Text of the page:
France has continued to benefit from its well-designed FiT for building-integrated photovoltaics (BIPV), but the country’s solar growth has been slowed by a lack of political support for solar incentives, which the the European Photovoltaic Industry Association (EPIA) in a report published earlier in 2014 (PDF)also attributed to attacks from the nuclear and fossil fuel energy industries.

Image credit

8. Australia: 3.3 GW (2010: .125 GW [Source])

The first of two newcomers to our list of the top 10 countries using solar power, Australia has in the past five years made the most of its sun-drenched status — though its continued growth is in question. At the end of 2009, the island nation claimed only 125 MW of solar capacity, but through smart policies including feed-in tariffs, rebates and a federal mandatory renewable energy target has grown that by 2600 percent, reaching 3.3 gigawatts by the end of 2013. Between steadily dropping solar prices and the fact that Australia boasts some of the greatest solar potential in the world, solar power costs less than half what grid electricity costs, although the current government is considering scaling back the federal Renewable Energy Target, which would slow if not stop the country’s upward trajectory in these lists.

Image credit

9. Belgium: 3GW (2010: .363 GW — 7th Place)

The image above shows Belgian solar flowers. Belgium has been a surprising solar contender even since 2009. Belgium’s success was from “a well-designed Green Certificates scheme (which actually works as a Feed-in Tariff), combined with additional tax rebates and electricity self-consumption.” Those policies, coupled with the steady drop in solar panel prices, has kept Belgium growing its solar market year-over-year since 2009.

Image © Artist Alexandre Dang, www.alexandredang.com

10. United Kingdom: 2.9 GW (2010: .027 GW [Source])

Another poster child for the global solar boom, the United Kingdom was nearly a no-show in our 2009 research — it didn’t make the top 10 list by a long shot, with just 27 MW of solar capacity. But it has made quick growth since then, with the EPIA noting that in 2013, the U.K. nearly doubled its solar capacity, installing more even than Italy, the current 5th-place holder.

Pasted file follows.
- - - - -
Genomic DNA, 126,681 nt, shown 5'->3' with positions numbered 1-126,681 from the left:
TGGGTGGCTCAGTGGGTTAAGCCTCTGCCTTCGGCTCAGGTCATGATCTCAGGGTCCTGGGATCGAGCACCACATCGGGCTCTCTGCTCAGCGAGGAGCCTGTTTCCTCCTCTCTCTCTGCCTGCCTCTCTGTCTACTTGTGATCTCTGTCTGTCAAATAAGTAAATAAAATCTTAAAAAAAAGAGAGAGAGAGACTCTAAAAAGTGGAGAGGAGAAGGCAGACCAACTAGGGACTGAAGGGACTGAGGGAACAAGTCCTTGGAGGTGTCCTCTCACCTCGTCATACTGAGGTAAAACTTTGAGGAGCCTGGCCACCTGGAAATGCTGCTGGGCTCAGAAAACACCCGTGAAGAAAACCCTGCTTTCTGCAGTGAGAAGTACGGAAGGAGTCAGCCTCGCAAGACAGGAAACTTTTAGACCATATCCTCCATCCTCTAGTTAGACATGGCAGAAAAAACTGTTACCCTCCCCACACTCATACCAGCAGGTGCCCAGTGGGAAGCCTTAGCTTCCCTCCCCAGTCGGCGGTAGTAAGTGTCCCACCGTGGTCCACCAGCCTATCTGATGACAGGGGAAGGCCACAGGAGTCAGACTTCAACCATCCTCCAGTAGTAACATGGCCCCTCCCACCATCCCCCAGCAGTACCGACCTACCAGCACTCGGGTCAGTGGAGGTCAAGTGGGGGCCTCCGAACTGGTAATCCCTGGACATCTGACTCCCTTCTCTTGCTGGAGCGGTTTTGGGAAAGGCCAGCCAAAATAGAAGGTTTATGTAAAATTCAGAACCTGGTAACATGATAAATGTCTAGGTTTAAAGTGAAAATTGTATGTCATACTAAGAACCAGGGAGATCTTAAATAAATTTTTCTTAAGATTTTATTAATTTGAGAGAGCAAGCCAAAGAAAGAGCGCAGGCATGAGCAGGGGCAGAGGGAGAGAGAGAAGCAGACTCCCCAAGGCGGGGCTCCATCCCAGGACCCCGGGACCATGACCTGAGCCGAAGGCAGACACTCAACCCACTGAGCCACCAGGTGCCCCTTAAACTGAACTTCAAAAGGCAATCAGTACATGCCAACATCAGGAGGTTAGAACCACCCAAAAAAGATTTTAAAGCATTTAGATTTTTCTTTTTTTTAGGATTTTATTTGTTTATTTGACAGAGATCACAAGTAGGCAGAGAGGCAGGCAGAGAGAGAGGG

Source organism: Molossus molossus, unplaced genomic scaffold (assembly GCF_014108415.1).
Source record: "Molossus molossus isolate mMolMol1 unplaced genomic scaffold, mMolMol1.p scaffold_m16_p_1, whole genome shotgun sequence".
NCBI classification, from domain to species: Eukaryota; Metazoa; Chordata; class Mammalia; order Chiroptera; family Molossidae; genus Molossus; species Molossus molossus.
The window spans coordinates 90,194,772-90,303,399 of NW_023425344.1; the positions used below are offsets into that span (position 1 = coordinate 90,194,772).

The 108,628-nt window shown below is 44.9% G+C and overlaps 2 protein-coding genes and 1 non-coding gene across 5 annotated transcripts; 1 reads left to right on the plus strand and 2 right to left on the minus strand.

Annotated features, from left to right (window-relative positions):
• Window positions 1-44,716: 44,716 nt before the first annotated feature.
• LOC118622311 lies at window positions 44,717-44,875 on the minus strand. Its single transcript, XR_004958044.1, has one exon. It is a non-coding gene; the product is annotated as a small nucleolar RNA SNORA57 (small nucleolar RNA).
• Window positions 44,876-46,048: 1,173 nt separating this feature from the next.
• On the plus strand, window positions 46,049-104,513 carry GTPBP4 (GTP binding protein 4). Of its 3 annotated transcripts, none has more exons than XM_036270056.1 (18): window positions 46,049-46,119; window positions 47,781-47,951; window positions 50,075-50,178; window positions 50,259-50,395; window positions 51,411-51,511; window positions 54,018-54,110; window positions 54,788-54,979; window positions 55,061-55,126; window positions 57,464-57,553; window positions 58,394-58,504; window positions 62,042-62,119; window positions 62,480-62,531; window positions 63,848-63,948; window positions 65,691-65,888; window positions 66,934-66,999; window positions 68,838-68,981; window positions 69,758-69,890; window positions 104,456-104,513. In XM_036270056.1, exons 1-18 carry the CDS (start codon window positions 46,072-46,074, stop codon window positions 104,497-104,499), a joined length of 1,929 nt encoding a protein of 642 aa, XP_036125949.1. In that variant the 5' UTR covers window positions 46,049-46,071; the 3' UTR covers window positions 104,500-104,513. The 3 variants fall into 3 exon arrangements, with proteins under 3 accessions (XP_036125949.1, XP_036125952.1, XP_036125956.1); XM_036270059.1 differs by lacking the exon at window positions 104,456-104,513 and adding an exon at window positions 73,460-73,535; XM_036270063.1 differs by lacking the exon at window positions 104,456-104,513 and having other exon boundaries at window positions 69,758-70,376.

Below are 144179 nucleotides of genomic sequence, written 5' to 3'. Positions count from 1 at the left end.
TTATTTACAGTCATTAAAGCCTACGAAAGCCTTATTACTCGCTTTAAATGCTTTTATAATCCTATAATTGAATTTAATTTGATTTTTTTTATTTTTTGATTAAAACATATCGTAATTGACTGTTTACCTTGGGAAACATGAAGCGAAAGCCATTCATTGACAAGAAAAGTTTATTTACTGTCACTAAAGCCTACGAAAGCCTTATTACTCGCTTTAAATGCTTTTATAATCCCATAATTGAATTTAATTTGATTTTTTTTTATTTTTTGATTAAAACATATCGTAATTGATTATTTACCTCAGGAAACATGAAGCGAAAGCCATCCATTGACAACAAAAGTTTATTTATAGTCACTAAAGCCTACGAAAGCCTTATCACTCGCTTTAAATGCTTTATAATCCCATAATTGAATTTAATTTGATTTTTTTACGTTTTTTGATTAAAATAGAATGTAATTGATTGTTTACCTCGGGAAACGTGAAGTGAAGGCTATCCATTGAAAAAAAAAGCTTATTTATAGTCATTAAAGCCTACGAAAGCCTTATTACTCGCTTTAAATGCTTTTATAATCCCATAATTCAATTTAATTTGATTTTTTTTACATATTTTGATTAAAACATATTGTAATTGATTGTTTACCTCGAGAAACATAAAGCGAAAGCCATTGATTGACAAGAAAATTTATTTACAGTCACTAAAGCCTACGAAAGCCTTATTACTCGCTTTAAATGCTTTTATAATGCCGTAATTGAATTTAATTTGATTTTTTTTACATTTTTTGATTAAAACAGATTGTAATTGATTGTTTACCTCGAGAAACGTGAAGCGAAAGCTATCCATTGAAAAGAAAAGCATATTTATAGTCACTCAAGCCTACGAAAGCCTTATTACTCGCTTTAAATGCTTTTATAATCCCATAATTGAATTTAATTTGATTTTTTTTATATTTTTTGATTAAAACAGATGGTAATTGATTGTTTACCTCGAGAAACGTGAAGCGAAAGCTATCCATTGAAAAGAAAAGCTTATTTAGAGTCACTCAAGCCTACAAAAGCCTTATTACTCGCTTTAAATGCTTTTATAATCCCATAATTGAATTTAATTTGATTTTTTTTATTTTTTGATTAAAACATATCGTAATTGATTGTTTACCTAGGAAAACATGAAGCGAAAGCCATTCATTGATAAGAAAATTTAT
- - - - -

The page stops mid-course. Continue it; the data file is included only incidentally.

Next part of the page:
Image credit

Off the List:

Two of the countries that made the top 10 list in 2010 have fallen behind in the rankings — we’re including them below in the hopes that they make it back on our list in the next go-round…

12. India: 2.3 GW (2010: .120 GW — 10th Place)

Similar to China, India has fast-increasing electricity demand and it has very high sun irradiation levels. It’s government has also been moving forward strongly on clean energy. It has a goal to reach 20 GW by 2020 as well. “Besides the National Solar Mission of 2009, the market expects much of the possible decision this year to define a longterm power purchase agreement that could definitively trigger PV deployment in India,” EPIA states. India could quickly rise higher on this list with proper government strategies.

Image credit

13. Czech Republic (2010: 0.47 GW — 6th Place)

A generous FiT and simple administrative procedures have put the Czech Republic on this list. Per capita, it installed more new solar power than any other country besides Germany in 2009. The market growth has probably boomed unsustainably (and a little unexpectedly), however, and if appropriate policies aren’t put in place to slow it, the nascent solar bubble is expected to bust in the coming years.

Image Credit

• 2013 figures come from the IEA Photovoltaic Power System Programme; 2009 figures via the European Photovoltaic Industry Association.

Have more to add or questions about this list? Comment below. Special thanks to Adele Peters for her contribution to this article. Sign up with PURE Home Solar for group discounts, or use our calculator to estimate the cost of solar panels for your home.

Infographic: Back to School, Sustainably

Fri, 09/12/2014 - 5:00am

Going back to school can be challenging enough without also trying to factor in the environmental impacts of your decisions. The good news is that there are a lot of little choices you can make that will make a big difference for your footprint as well as your pocketbook.

As we wind down our #smallstep for sustainability campaign, we’ve created this infographic to explore some of the ways you can go back to school, sustainably.

PURE Webinar: What Can One Person Do to Save the Planet?

Tue, 09/02/2014 - 8:54am

If you’re reading this blog, you are probably concerned about the environment — every day we’re hearing more news about the state of the climate, and how the changes that have already started happening may accelerate and get more severe soon.

As serious as the effects of climate change are, the most important things to remember are that there is still hope and the time to act is now.

To show people how their individual choices can add up to a planet-saving effort, PURE Energies has teamed up with the World Wildlife Fund to host a webinar on Tuesday, September 9. “Ideas From Outer Space: How you can affect climate change” is a one-hour conversation between Keya Chatterjee, the director of renewable energy and footprint outreach at WWF, and Chris Stern, a co-founder of PURE Energies.

Keya and Chris will be discussing some of the big challenges the world faces by looking at the small-scale steps anyone can (and should!) take to overcome those big challenges.

Among the challenges:

  • Stop coal
  • Cut all fossil fuels
  • Improve land use

Those are big challenges — and can be overwhelming to think about what it will take to overcome them.

Fortunately, there are small steps that, if everyone took even a few of them, would make it immediately possible to tackle all of these problems. And that’s exactly what’s on the agenda for our webinar.

Keya and Chris will discuss in detail some of these solutions: